Anger is often preceded by thoughts that something is blocking us from achieving what we want
Sadness is often preceded by thoughts that something valuable is missing or lost
Anxiety is often preceded by thoughts or being uncertain or out of control

Pride is triggered when you attribute success to your actions or skills
Gratitude is triggered when you attribute success to somebody else's actions or luck

The higher the ability for internal control the lower the need for external control

Simple Emotion Regulation Strategies
  1. Situation Selection
  2. Labeling your emotions
  3. Attention deployment
  4. Cognitive reappraisal
Uncertainty and lack of control are important for enjoying life!

Leading a healthier life style:
  1. Eat right
  2. Move more
  3. Sleep well
Remember self-compassion and common humanity

Saturday, January 16, 2016

Learning How to Learn, Part 2: Chunking

The second week of the Learning How To Learn course is about chunking.

Chunking is about forming small mental patterns of meaning relating the material learned to a greater context. These chunks are committed to memory and are easy to retrieve when needed. They unite scattered information into retrievable conceptual units of meaning, so that we can think and perform actions smoothly without going into all the details each time.

Forming chunks:

  1. Focus and give your undivided attention to the information needed to form the chunk
  2. Understand the idea you are trying to chunk, use focused and diffused modes of thinking, practice, do it yourself
  3. Get context: not just how, but when to use this chunk, and when not to use it. How does it fit in the bigger picture
  4. Practice:
Bottom-up learning: chunkinghow to use a certain technique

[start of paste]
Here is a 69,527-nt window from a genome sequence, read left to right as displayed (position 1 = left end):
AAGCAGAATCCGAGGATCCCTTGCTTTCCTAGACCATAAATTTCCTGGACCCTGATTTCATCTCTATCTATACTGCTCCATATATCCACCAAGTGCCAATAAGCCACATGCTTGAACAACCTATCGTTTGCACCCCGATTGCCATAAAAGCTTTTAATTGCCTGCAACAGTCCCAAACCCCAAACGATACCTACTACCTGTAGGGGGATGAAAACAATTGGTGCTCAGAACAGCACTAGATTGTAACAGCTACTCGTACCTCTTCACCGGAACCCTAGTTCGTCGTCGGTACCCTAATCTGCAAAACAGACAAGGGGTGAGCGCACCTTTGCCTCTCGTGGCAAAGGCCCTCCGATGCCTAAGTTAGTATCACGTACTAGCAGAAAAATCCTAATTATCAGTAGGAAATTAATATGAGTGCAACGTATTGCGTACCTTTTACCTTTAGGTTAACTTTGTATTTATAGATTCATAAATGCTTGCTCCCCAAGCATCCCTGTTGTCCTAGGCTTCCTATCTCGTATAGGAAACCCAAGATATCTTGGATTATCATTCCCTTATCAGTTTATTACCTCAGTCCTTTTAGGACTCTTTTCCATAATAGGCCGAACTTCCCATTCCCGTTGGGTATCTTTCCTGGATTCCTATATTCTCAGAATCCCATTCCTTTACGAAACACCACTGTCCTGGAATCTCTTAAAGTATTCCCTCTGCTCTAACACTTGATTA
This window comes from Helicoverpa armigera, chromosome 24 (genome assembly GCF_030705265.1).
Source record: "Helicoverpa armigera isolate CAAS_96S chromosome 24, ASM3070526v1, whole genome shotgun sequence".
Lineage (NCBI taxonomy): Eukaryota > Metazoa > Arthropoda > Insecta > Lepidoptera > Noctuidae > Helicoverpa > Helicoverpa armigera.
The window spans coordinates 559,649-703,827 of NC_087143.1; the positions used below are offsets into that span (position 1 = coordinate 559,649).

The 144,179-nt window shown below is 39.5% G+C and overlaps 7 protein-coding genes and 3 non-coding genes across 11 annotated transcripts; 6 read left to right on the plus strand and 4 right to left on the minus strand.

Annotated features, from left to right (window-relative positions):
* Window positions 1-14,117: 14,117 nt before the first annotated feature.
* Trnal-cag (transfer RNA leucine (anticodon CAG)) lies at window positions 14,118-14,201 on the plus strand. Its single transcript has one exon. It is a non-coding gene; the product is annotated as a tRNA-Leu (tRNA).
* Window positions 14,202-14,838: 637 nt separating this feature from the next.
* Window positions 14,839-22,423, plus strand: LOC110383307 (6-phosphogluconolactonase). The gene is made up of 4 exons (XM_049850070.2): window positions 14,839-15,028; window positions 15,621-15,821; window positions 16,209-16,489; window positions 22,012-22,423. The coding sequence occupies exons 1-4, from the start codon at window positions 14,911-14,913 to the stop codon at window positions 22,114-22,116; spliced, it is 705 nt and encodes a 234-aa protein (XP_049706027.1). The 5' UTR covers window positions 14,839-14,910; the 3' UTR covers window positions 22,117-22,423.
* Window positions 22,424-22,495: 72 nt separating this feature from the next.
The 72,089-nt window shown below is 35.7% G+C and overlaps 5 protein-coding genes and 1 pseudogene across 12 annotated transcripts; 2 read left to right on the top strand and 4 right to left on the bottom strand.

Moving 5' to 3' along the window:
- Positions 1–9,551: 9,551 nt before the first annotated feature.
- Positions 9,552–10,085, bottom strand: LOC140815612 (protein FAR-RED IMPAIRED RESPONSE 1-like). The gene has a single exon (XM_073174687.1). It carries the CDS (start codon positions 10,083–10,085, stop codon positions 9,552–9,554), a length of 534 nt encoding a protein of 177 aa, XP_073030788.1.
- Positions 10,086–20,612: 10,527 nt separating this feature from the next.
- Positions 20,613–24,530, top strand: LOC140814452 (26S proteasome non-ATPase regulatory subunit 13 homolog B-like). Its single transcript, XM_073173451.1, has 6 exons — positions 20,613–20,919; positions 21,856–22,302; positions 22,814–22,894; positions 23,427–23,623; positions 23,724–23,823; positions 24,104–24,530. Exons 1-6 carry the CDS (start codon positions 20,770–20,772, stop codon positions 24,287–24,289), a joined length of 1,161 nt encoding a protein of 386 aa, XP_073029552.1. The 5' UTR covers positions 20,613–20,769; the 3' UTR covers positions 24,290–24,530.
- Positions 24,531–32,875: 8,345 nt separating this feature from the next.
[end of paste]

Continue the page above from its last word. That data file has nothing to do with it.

Top-down learning: big picture: when to us a technique instead of some other one

Learning strategy: first go through the table of contents, headings and pictures to get a bigger picture (context), then dive into details. This is called a "picture walk".

Recall: mental retrieval of main ideas, is a lot more effective than rereading the material. Read the material, close the book, try to recall what you read.

Mind mapping does not often work, because it is difficult to connect ideas, before you learn them.

  • "Picture walk" through new material
  • Focus
  • Understand
  • Practice
  • Test yourself!
  • Make mistakes!
  • Recall material outside your usual environment.
  • Create a library of chunks
  • Chunking
  • Transfer
  • Interleave: mix different problems
  • Illusions of competence in learning:
    • Test yourself
    • Minimize highlighting
    • Mistakes are good
    • Use deliberate practice what you find more difficult
    • Einstellung: an old pattern may prevent a better solution from being found
Law of Serendipity: Lady Luck favors those who try

Scott Young, "Marco Polo" of Learning:
Self-Explanation technique: take a sheet of paper and try to write the concept down as if trying to explain it to somebody else. The parts that are vague are good indicator of where you need to improve on your knowledge
Find simple analogies and metaphors: like electricity and gravity (potential)
Develop projects for self-education: e.g. have a mission, try to set yourself interesting challenges, 
Online resources: MIT open courseware
Learn more by studying less: 

Amy Alkon, author:
Start doing things days in advance, so that you give yourself time to assimilate the information
Reading: it's ok to skip parts, write down main ideas (there are usually not so many of them)
Learning: read a few times, go to some other reference material
Sleep: nap, don't sleep too long, slow down your breathing

Some good piece of advice from a grandfather to a grandson:

Immediately after every lecture, meeting, or any significant experience, take 30 seconds -- no more, no less -- to write down the most important points.

Monday, January 11, 2016

Learning How to Learn, Part 1

Along with a course on happiness, I am following a few more courses on, including one on mathematics, meditation, public speaking, as well as a recently completed physics course. Another import course I've started is about learning how to learn:,

Why I joined this course

I recently got a new software development job, but in a totally different subject matter, which is geology and 3D modelling. I find it fascinating, but there is a lot to learn about the Earth, how it was formed, how minerals are formed and how the can be found and extracted. I need a lot of understanding of the Earth geology, but also physics, mathematics and 3D modelling. So I am learning a lot every day.